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Int J Radiat Oncol Biol Phys. 2012 Oct 1;84(2):514-9. doi: 10.1016/j.ijrobp.2011.12.025. Epub 2012 Feb 17.

Interleaved carbon minibeams: an experimental radiosurgery method with clinical potential.

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  • 1Medical Department, Brookhaven National Laboratory, Upton, NY 11973-5000, USA.



To evaluate the efficacy of "interleaved carbon minibeams" for ablating a 6.5-mm target in a rabbit brain with little damage to the surrounding brain. The method is based on the well-established tissue-sparing effect of arrays of thin planes of radiation.


Broad carbon beams from the National Aeronautics and Space Agency Space Radiation Facility at Brookhaven National Laboratory were segmented into arrays of parallel, horizontal, 0.3-mm-thick planar beams (minibeams). The minibeams' gradual broadening in tissues resulted in 0.525-mm beam thickness at the target's proximal side in the spread-out Bragg peak. Interleaving was therefore implemented by choosing a 1.05 mm beam spacing on-center. The anesthetized rabbit, positioned vertically on a stage capable of rotating about a vertical axis, was exposed to arrays from four 90° angles, with the stage moving up by 0.525 mm in between. This produced a solid radiation field at the target while exposing the nontargeted tissues to single minibeam arrays. The target "physical" absorbed dose was 40.2 Gy.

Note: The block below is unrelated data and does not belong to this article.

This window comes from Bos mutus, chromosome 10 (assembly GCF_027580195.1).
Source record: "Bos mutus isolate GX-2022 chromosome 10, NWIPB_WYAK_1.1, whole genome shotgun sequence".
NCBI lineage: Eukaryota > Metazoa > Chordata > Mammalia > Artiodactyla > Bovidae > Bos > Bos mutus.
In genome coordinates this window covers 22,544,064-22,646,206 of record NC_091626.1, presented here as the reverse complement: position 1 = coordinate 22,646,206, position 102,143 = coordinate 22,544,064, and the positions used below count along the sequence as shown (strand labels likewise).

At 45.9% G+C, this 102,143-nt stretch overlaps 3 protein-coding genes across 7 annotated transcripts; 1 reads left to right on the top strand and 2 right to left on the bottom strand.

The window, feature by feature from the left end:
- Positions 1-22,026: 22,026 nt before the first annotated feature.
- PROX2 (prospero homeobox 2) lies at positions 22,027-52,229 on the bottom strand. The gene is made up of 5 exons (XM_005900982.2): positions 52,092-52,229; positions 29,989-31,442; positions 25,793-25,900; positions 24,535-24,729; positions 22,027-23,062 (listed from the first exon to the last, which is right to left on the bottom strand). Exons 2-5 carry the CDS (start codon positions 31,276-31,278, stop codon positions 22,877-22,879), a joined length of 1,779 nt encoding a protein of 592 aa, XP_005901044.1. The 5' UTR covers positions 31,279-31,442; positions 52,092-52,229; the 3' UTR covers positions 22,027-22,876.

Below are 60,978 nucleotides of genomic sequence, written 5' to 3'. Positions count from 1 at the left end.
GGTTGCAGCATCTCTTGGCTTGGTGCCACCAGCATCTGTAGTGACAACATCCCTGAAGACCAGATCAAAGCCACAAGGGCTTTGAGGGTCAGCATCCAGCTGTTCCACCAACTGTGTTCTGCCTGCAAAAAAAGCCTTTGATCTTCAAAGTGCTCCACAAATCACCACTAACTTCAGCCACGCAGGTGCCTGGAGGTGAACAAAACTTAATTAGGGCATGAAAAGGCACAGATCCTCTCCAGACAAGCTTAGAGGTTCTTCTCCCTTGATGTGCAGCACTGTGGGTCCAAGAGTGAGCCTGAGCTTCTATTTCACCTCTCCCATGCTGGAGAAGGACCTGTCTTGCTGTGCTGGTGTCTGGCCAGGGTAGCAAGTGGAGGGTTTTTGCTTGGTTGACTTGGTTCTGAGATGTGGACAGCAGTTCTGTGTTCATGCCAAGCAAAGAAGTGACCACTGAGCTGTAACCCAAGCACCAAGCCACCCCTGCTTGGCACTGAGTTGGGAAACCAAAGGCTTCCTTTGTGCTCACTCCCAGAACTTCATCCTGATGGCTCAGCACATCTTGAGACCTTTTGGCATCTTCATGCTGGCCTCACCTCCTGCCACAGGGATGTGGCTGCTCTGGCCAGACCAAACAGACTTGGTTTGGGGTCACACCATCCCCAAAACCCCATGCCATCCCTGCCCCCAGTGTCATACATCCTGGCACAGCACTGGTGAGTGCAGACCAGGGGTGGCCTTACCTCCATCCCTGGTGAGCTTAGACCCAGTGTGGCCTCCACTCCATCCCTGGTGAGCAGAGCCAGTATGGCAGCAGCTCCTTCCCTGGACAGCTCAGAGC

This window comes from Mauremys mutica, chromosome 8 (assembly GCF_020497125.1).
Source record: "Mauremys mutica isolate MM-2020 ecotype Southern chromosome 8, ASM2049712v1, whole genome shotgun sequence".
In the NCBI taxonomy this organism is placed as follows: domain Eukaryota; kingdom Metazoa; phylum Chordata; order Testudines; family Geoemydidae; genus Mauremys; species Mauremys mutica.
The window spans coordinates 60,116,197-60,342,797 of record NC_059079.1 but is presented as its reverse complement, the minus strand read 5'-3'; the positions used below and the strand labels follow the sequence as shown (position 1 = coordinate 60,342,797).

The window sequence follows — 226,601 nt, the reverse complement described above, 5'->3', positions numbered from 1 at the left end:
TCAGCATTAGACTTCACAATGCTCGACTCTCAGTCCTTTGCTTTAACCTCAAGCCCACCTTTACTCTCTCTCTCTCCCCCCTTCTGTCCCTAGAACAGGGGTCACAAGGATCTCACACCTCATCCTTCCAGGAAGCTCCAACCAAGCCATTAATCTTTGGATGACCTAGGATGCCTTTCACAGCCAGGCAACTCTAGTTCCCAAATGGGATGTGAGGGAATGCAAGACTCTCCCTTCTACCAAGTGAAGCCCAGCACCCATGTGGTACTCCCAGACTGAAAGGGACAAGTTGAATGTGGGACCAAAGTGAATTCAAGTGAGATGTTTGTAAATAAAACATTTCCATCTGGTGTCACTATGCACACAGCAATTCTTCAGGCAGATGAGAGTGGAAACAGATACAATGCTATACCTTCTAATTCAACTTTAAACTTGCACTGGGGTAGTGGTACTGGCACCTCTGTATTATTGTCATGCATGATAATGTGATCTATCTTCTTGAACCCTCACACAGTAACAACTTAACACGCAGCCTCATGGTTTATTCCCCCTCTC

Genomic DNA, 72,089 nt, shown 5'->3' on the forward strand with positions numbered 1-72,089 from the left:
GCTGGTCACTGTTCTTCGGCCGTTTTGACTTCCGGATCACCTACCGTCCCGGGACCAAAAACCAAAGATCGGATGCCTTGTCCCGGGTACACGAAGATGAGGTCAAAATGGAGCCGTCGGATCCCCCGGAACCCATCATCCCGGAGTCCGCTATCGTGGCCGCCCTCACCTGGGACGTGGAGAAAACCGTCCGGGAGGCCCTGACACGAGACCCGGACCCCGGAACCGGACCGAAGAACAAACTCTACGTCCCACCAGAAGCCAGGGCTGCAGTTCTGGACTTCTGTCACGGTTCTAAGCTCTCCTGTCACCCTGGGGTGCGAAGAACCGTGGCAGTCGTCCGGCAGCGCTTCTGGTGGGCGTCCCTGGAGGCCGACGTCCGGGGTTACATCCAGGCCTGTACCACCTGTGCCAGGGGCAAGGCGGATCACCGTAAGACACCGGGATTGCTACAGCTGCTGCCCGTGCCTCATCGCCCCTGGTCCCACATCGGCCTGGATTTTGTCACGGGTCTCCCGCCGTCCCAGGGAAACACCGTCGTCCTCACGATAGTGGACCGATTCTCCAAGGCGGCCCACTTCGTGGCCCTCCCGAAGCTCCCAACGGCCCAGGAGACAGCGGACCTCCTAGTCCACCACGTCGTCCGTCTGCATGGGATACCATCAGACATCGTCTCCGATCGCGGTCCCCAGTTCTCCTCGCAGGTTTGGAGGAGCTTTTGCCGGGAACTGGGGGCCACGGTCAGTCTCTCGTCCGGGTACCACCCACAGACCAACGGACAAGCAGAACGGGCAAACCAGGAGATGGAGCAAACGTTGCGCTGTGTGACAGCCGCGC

The rabbit behaved normally during the 6-month observation period. Contrast magnetic resonance imaging and hematoxylin and eosin histology at 6 months showed substantial focal target damage with little damage to the surrounding brain.


We plan to evaluate the method's therapeutic efficacy by comparing it with broad-beam carbon therapy in animal models. The method's merits would combine those of carbon therapy (i.e., tight target dose because of the carbon's Bragg-peak, sharp dose falloff, and high relative biological effectiveness at the target), together with the method's low impact on the nontargeted tissues. The method's smaller impact on the nontargeted brain might allow carbon therapy at higher target doses and/or lower normal tissue impact, thus leading to a more effective treatment of radioresistant tumors. It should also make the method more amenable to administration in either a single dose fraction or in a small number of fractions.

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